"Teachers really need to see that they are being represented at the highest level, and here's one way you can demonstrate teacher leadership at the highest level," said Gillian Cohen-Boyer, director of the TAF program.
Since 2008, the ambassadors have worked to gain a greater role in the department. They've been involved in several high-profile programs, helming 2012's RESPECT initiative that calls for better treatment of the teaching profession. Critics of that effort have had difficulty with the cognitive dissonance emerging from the department—calling for more respect for teachers, while backing policies that many say hurt the profession.
Fitzgerald says that much of the criticism TAF members hear from other teachers about the department centers on testing and accountability policies. Ruthanne Buck, senior advisor to Duncan, says that the ambassadors—"the best and the brightest"—have been active and vocal on behalf of their colleagues’ concerns. "Their value is unmatched," she said.
Determining the exact links between input from TAF members and the actual policy changes made by the Education Department relies mostly on anecdote, though there are traces of the ambassadors' influence, for example, in the department softening its stance on teacher-evaluation systems.
Execution of the Teach to Lead initiative ultimately fell to the National Board and the Teaching Ambassador Fellows. It's another program that aims to create a structure within the education system that supports teacher leadership. Read more.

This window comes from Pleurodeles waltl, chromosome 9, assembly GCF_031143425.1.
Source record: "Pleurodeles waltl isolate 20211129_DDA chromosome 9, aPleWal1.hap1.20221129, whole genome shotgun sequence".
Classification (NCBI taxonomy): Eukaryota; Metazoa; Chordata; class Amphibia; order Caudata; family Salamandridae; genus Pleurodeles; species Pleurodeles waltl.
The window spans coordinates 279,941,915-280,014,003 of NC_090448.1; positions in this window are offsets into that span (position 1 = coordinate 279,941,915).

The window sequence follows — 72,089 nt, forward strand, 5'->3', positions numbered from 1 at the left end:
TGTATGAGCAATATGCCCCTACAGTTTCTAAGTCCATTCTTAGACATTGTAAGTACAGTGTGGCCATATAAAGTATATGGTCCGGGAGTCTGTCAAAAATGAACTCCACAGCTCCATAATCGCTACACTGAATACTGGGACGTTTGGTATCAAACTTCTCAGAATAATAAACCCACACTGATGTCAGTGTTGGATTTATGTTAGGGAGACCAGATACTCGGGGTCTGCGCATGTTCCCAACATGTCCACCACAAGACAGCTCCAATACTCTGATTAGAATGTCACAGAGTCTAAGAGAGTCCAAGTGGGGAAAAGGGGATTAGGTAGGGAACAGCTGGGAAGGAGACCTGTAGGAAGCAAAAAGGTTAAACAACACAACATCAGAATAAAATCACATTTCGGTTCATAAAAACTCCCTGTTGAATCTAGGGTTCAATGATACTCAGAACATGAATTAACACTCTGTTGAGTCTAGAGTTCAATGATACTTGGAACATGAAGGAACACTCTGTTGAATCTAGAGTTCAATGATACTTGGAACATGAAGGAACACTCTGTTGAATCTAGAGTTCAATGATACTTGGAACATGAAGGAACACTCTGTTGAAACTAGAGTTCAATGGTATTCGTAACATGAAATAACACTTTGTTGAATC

TAF has had a more obvious role in special projects. When Secretary Duncan announced the formation of Teach to Lead in March 2014, part of a partnership with the National Board for Professional Teaching Standards, he told TAF to lead the charge for the department.
At the Teach to Lead summit held in Denver this January, the ambassadors seemed to pop up wherever needed, as though channeling Glinda the Good Witch. They were taking pictures, running social media, conferring with participants and officials, keeping the program running on time, and fielding the occasional request from a reporter.
"Several participants came up to me after the summit in Denver and said this is the most important thing the department has done for [them] in six years," Buck said. "I don't know whether or not that's true—it's probably not—but if they feel that way, that's wonderful, and that makes me feel good. It makes me feel it was the right thing for teachers to be leading Teach to Lead."
Cohen-Boyer wants to see the TAF program build on that success.
"I would love to see us as a sustained, expected part of what we do here at ED regardless of party," Cohen-Boyer. "That it's just a part of how we do our work, making sure that we're really reaching out to teachers, hearing what they have to say, that they always have a place to share those things."